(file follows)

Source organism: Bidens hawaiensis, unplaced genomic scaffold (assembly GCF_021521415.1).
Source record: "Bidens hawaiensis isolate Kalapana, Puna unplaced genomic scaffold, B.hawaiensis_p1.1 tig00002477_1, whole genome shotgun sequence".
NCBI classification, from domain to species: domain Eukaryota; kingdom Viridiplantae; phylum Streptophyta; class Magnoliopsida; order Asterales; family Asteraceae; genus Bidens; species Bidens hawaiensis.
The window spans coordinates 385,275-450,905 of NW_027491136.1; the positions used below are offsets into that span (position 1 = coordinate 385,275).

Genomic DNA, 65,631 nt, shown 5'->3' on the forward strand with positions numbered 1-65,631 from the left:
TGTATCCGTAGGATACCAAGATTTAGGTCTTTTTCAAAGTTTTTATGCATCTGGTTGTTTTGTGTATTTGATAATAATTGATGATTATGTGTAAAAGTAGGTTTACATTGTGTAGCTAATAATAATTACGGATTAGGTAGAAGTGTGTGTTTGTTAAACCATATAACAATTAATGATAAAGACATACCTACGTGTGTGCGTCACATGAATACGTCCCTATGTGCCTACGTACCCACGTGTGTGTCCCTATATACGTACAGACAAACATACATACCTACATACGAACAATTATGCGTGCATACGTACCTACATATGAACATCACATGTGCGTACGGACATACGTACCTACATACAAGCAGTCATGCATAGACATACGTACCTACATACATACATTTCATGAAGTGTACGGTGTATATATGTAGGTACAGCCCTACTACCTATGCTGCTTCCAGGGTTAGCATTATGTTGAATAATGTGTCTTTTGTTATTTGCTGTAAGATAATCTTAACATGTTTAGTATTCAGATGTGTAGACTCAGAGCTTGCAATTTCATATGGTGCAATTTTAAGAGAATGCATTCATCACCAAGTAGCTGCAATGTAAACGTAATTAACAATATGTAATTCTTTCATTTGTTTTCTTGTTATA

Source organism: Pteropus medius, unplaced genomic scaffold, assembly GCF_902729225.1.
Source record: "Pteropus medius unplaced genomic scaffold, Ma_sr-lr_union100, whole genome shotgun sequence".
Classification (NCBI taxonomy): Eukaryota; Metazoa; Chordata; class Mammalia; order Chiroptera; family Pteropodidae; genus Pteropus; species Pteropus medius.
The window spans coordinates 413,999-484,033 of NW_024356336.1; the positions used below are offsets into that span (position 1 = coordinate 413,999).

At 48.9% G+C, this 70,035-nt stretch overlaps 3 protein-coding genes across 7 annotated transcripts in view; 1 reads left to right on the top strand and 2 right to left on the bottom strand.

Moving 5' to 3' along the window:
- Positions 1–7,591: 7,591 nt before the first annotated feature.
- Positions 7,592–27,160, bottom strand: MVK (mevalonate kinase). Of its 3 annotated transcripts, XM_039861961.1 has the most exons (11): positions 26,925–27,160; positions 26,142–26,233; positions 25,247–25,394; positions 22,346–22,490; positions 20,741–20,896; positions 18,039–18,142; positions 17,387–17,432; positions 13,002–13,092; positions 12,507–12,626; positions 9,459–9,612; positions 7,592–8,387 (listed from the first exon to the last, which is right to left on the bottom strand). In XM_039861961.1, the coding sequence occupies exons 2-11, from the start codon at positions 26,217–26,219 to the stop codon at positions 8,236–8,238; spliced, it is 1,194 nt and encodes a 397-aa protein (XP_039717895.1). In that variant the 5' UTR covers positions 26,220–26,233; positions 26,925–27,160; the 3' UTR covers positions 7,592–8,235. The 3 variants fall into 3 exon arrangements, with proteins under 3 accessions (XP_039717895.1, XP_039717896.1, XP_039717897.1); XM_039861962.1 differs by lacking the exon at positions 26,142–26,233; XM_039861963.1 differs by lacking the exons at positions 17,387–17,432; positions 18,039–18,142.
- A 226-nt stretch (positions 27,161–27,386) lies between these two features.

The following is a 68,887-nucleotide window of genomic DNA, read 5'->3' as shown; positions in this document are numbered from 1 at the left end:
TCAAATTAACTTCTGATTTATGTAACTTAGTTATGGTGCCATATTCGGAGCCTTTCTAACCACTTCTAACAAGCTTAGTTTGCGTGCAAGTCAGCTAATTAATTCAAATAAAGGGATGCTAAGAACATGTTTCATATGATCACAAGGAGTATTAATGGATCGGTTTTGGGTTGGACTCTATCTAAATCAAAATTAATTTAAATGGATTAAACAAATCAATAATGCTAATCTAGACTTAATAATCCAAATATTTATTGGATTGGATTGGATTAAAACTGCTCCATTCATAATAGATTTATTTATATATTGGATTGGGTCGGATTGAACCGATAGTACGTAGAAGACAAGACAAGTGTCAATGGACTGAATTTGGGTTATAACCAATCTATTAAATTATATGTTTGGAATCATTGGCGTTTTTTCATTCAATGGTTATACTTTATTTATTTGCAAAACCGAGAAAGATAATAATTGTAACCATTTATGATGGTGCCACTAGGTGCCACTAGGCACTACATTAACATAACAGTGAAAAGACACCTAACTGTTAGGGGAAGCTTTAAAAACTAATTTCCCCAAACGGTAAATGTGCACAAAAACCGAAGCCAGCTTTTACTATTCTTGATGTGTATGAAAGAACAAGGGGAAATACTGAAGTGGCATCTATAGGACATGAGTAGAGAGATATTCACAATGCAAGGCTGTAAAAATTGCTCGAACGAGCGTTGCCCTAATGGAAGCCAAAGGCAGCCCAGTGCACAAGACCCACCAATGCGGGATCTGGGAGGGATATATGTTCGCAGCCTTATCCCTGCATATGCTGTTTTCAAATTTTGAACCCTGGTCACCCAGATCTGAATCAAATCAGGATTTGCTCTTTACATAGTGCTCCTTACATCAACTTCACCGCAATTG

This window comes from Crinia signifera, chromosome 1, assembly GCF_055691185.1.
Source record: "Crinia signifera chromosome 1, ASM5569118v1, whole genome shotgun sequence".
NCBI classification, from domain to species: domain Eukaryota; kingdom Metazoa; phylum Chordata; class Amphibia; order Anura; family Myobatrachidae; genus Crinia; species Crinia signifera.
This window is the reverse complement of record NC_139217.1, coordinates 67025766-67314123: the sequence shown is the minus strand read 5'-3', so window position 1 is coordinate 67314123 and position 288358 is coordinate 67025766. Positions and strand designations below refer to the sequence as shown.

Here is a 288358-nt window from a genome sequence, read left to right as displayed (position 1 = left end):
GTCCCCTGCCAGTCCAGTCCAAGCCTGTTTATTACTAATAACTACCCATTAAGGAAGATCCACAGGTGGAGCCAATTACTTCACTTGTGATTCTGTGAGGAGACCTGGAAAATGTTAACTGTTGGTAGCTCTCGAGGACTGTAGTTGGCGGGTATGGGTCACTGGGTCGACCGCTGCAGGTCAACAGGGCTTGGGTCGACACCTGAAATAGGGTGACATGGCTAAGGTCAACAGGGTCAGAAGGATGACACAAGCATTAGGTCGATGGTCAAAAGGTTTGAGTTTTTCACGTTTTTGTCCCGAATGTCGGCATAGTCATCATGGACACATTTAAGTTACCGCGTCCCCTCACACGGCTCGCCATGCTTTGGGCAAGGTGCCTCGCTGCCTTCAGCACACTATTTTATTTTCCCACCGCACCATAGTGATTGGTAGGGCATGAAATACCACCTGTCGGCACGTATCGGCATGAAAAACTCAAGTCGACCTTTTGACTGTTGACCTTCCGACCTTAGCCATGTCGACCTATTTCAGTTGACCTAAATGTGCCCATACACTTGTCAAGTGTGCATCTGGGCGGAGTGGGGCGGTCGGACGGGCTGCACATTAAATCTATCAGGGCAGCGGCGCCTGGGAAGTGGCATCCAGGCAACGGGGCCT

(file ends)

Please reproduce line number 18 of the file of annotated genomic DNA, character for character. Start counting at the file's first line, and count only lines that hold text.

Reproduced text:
This window comes from Crinia signifera, chromosome 1, assembly GCF_055691185.1.